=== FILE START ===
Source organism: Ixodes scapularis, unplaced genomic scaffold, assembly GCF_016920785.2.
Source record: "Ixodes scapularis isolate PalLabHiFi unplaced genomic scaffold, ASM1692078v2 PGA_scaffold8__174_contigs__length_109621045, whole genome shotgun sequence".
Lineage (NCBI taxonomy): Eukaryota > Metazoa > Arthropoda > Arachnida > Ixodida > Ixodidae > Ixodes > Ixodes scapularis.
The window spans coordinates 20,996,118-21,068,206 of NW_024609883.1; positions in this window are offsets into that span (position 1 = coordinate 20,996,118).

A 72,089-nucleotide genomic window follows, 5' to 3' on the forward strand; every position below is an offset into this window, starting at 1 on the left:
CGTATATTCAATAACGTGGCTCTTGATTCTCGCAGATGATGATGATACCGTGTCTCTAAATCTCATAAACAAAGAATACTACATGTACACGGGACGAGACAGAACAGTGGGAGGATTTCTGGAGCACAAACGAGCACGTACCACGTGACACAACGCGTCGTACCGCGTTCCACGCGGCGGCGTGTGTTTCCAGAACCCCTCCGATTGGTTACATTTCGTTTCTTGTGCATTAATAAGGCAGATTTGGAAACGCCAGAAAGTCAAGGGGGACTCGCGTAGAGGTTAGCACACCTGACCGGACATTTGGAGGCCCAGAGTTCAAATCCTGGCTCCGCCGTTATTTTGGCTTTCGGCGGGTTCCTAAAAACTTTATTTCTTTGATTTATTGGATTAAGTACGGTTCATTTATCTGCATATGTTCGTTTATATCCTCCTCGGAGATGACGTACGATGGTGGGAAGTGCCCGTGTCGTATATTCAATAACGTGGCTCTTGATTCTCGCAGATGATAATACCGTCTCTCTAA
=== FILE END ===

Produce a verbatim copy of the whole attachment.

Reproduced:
Source organism: Ixodes scapularis, unplaced genomic scaffold, assembly GCF_016920785.2.
Source record: "Ixodes scapularis isolate PalLabHiFi unplaced genomic scaffold, ASM1692078v2 PGA_scaffold8__174_contigs__length_109621045, whole genome shotgun sequence".
Lineage (NCBI taxonomy): Eukaryota > Metazoa > Arthropoda > Arachnida > Ixodida > Ixodidae > Ixodes > Ixodes scapularis.
The window spans coordinates 20,996,118-21,068,206 of NW_024609883.1; positions in this window are offsets into that span (position 1 = coordinate 20,996,118).

A 72,089-nucleotide genomic window follows, 5' to 3' on the forward strand; every position below is an offset into this window, starting at 1 on the left:
CGTATATTCAATAACGTGGCTCTTGATTCTCGCAGATGATGATGATACCGTGTCTCTAAATCTCATAAACAAAGAATACTACATGTACACGGGACGAGACAGAACAGTGGGAGGATTTCTGGAGCACAAACGAGCACGTACCACGTGACACAACGCGTCGTACCGCGTTCCACGCGGCGGCGTGTGTTTCCAGAACCCCTCCGATTGGTTACATTTCGTTTCTTGTGCATTAATAAGGCAGATTTGGAAACGCCAGAAAGTCAAGGGGGACTCGCGTAGAGGTTAGCACACCTGACCGGACATTTGGAGGCCCAGAGTTCAAATCCTGGCTCCGCCGTTATTTTGGCTTTCGGCGGGTTCCTAAAAACTTTATTTCTTTGATTTATTGGATTAAGTACGGTTCATTTATCTGCATATGTTCGTTTATATCCTCCTCGGAGATGACGTACGATGGTGGGAAGTGCCCGTGTCGTATATTCAATAACGTGGCTCTTGATTCTCGCAGATGATAATACCGTCTCTCTAA